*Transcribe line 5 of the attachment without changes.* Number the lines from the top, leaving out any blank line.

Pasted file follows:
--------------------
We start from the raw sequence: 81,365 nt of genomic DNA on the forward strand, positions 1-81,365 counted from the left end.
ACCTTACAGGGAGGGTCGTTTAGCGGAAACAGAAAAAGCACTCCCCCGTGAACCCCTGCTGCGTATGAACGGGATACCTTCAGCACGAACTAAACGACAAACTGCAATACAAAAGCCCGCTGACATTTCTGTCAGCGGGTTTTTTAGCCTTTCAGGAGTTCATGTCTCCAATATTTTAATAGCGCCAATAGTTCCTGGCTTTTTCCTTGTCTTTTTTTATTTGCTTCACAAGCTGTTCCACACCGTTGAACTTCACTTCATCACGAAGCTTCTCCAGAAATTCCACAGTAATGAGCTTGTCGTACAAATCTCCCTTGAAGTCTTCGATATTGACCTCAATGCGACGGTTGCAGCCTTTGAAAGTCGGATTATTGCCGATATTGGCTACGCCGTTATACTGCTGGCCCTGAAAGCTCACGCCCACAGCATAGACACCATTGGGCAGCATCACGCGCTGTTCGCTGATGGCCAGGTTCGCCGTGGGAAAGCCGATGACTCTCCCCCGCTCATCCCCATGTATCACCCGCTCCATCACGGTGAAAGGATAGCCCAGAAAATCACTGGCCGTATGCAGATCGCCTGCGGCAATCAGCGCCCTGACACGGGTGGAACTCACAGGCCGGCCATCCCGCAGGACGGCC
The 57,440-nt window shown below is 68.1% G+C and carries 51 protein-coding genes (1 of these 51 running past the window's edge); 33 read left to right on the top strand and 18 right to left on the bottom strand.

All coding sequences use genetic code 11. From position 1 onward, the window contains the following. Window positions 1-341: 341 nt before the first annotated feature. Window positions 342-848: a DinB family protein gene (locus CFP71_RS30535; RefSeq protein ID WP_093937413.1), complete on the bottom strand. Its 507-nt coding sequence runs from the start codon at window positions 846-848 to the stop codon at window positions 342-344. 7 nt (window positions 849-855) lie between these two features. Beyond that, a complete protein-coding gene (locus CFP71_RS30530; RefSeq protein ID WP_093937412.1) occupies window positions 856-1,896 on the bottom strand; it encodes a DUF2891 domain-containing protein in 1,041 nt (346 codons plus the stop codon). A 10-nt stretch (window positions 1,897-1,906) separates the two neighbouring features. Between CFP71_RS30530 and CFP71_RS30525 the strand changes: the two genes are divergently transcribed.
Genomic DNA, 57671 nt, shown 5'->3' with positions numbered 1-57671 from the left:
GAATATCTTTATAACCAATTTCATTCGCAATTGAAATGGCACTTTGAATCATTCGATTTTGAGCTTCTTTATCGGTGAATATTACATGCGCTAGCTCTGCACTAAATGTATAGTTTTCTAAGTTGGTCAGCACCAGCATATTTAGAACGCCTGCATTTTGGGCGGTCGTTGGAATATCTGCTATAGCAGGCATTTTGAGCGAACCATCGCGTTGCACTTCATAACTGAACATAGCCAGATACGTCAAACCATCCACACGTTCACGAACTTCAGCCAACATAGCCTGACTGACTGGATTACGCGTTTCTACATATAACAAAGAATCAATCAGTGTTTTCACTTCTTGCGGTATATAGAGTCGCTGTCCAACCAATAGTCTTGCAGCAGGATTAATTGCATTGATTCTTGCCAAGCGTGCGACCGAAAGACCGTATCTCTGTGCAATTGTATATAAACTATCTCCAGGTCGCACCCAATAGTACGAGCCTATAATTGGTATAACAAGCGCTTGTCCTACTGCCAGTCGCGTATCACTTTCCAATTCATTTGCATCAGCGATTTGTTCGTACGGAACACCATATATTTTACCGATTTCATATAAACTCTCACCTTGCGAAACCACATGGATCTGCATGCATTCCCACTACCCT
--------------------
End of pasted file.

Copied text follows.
Genomic DNA, 57671 nt, shown 5'->3' with positions numbered 1-57671 from the left: